Mark Wetmore, head track coach at the University of Colorado, once said of Michael Sandrock, “What Hemingway was for the bullfight, Rock is for the running race. No one writes about this sport as well.” What Sandrock does so well is open a door to running and usher us through, introducing the reader along the way to the best distance runners and coaches of our time.

His second book, Running Tough (Human Kinetics, 2001), is a handbook for runners who want to train hard and see results. The first six chapters cover different kinds of workouts: long runs, fartlek, intervals, hill workouts, tempo runs, etc. Sandrock briefly introduces the concepts in each chapter and then provides numerous examples—75 different workouts in total—from such noted legends of running as Bill Rodgers, Frank Shorter, Katherine Switzer, Arthur Lydiard and Emil Zatopek. Chapter 7 covers recovery. And the final chapter explores building a training program from these many pieces. In less than 200 pages, Sandrock lays out a detailed and practical handbook for runners of any ability to take control of their training and work with clear purpose and understanding. Ultimately, this is a book runners can go back to and find variety where their familiar runs have gone stale. Also mixed in are inspirational stories from some of the key figures providing workouts.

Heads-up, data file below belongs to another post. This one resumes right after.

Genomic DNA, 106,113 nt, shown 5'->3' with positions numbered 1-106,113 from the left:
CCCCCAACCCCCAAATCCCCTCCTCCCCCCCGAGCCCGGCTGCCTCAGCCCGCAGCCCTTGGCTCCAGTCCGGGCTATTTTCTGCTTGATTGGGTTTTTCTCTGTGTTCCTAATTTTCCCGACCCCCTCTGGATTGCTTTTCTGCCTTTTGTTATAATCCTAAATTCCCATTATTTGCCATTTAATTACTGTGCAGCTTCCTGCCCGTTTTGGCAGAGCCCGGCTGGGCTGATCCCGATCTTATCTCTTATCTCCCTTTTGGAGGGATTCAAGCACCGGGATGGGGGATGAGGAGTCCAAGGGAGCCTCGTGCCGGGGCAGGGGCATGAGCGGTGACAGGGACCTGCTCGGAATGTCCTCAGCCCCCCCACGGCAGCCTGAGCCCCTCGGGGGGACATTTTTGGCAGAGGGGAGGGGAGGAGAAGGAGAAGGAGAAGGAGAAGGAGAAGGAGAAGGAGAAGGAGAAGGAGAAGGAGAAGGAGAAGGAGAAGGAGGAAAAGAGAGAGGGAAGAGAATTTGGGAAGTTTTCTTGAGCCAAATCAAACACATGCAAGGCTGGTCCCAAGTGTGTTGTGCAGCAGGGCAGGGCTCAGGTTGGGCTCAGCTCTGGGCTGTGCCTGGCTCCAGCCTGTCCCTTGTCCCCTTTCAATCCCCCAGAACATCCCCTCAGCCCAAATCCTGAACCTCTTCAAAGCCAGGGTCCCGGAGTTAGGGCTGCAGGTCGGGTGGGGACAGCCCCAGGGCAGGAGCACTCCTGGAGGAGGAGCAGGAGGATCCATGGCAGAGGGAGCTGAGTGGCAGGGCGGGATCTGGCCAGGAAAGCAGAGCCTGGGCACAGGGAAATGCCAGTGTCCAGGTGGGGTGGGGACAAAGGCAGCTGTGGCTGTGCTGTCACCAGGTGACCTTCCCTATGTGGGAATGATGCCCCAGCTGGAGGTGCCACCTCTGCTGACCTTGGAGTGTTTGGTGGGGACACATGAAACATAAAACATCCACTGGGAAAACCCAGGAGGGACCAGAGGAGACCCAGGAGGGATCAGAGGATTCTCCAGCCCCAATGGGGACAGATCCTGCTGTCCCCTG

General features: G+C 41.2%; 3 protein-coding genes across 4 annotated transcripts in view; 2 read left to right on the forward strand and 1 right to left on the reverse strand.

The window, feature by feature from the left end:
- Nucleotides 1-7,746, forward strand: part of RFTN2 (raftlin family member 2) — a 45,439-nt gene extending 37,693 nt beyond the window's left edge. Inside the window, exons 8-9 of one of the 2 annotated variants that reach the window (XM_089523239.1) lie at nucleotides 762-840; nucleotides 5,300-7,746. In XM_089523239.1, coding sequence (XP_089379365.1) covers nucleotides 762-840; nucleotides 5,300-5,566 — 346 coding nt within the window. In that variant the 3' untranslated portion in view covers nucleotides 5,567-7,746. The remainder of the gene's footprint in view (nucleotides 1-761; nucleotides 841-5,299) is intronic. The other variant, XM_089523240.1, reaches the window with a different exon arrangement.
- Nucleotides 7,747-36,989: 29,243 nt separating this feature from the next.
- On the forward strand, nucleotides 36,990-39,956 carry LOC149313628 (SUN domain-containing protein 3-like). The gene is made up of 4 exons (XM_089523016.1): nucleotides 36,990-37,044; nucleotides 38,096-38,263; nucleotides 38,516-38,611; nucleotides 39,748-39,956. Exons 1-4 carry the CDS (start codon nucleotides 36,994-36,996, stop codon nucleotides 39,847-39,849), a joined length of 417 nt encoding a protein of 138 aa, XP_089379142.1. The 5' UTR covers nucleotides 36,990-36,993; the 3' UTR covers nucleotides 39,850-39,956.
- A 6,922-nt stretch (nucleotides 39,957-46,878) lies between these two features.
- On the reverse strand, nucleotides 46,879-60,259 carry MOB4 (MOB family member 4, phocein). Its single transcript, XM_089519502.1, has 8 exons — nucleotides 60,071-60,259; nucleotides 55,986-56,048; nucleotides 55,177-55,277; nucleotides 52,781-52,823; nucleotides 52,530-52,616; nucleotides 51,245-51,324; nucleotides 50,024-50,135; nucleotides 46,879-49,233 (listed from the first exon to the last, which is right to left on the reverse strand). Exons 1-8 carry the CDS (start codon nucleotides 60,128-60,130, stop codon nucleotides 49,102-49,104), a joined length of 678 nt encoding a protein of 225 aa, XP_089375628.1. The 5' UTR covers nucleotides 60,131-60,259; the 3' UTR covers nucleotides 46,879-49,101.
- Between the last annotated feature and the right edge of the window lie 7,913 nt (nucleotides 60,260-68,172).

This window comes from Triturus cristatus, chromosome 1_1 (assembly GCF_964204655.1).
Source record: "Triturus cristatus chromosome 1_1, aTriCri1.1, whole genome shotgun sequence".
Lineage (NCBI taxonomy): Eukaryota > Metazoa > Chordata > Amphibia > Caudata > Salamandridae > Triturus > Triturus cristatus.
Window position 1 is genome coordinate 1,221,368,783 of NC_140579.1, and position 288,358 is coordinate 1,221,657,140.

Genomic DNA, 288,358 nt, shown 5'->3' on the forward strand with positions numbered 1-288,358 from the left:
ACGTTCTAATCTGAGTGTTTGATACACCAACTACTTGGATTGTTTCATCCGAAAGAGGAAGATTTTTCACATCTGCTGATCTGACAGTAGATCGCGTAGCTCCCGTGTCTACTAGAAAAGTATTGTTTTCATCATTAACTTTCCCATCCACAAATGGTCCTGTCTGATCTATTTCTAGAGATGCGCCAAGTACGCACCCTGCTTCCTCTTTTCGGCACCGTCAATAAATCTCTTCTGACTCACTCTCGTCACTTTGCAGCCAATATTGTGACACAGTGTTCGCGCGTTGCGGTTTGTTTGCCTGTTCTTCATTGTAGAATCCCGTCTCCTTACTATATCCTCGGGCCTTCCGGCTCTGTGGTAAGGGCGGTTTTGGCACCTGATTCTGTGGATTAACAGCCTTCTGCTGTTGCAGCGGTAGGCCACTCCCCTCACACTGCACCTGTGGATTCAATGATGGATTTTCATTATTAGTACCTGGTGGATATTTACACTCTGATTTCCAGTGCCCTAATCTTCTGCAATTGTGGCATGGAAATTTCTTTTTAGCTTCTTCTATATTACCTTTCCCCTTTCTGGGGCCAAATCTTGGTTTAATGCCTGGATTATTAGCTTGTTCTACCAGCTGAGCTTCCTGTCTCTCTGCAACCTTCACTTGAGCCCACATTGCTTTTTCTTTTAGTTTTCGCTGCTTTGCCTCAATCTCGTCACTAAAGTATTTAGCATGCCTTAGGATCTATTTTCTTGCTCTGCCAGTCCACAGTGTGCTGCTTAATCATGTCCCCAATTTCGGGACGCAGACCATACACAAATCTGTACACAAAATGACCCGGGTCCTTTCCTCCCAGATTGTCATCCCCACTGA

“Be patient,” Sandrock writes in the Preface, “have a realistic plan, look long term, and let yourself recover from the workouts, no matter how long it takes at first.” Provided in Running Tough are all the components needed to be successful. But it’s not a cookbook. Workouts should not be plucked at random like recipes. Rather, it should be digested as a whole. How to structure a training week so that tempo run, track workout, and long run all work together is just as important as the variety of long runs presented. In running, success is achieved through hard work and smart training. If you’re ready, let Running Tough be your guide.

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